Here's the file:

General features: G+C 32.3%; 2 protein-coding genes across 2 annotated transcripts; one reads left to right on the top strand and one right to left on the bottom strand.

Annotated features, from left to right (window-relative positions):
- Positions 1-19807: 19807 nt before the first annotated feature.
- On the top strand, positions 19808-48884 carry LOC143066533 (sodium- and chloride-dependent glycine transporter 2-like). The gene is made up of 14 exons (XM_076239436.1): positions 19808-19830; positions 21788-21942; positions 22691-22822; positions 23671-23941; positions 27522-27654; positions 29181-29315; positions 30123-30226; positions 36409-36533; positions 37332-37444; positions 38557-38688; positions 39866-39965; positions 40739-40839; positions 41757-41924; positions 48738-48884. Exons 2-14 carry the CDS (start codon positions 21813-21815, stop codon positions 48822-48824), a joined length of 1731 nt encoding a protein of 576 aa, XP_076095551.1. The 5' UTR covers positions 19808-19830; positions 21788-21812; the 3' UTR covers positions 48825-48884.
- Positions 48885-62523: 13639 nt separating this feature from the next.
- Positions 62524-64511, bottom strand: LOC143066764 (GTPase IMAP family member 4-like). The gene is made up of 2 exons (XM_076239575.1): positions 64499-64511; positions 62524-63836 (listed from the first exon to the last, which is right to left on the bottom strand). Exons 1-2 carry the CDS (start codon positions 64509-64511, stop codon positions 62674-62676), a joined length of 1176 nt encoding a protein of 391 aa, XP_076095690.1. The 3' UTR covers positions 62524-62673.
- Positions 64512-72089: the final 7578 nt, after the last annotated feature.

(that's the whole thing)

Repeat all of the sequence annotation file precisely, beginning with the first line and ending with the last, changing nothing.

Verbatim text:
General features: G+C 32.3%; 2 protein-coding genes across 2 annotated transcripts; one reads left to right on the top strand and one right to left on the bottom strand.

Annotated features, from left to right (window-relative positions):
- Positions 1-19807: 19807 nt before the first annotated feature.
- On the top strand, positions 19808-48884 carry LOC143066533 (sodium- and chloride-dependent glycine transporter 2-like). The gene is made up of 14 exons (XM_076239436.1): positions 19808-19830; positions 21788-21942; positions 22691-22822; positions 23671-23941; positions 27522-27654; positions 29181-29315; positions 30123-30226; positions 36409-36533; positions 37332-37444; positions 38557-38688; positions 39866-39965; positions 40739-40839; positions 41757-41924; positions 48738-48884. Exons 2-14 carry the CDS (start codon positions 21813-21815, stop codon positions 48822-48824), a joined length of 1731 nt encoding a protein of 576 aa, XP_076095551.1. The 5' UTR covers positions 19808-19830; positions 21788-21812; the 3' UTR covers positions 48825-48884.
- Positions 48885-62523: 13639 nt separating this feature from the next.
- Positions 62524-64511, bottom strand: LOC143066764 (GTPase IMAP family member 4-like). The gene is made up of 2 exons (XM_076239575.1): positions 64499-64511; positions 62524-63836 (listed from the first exon to the last, which is right to left on the bottom strand). Exons 1-2 carry the CDS (start codon positions 64509-64511, stop codon positions 62674-62676), a joined length of 1176 nt encoding a protein of 391 aa, XP_076095690.1. The 3' UTR covers positions 62524-62673.
- Positions 64512-72089: the final 7578 nt, after the last annotated feature.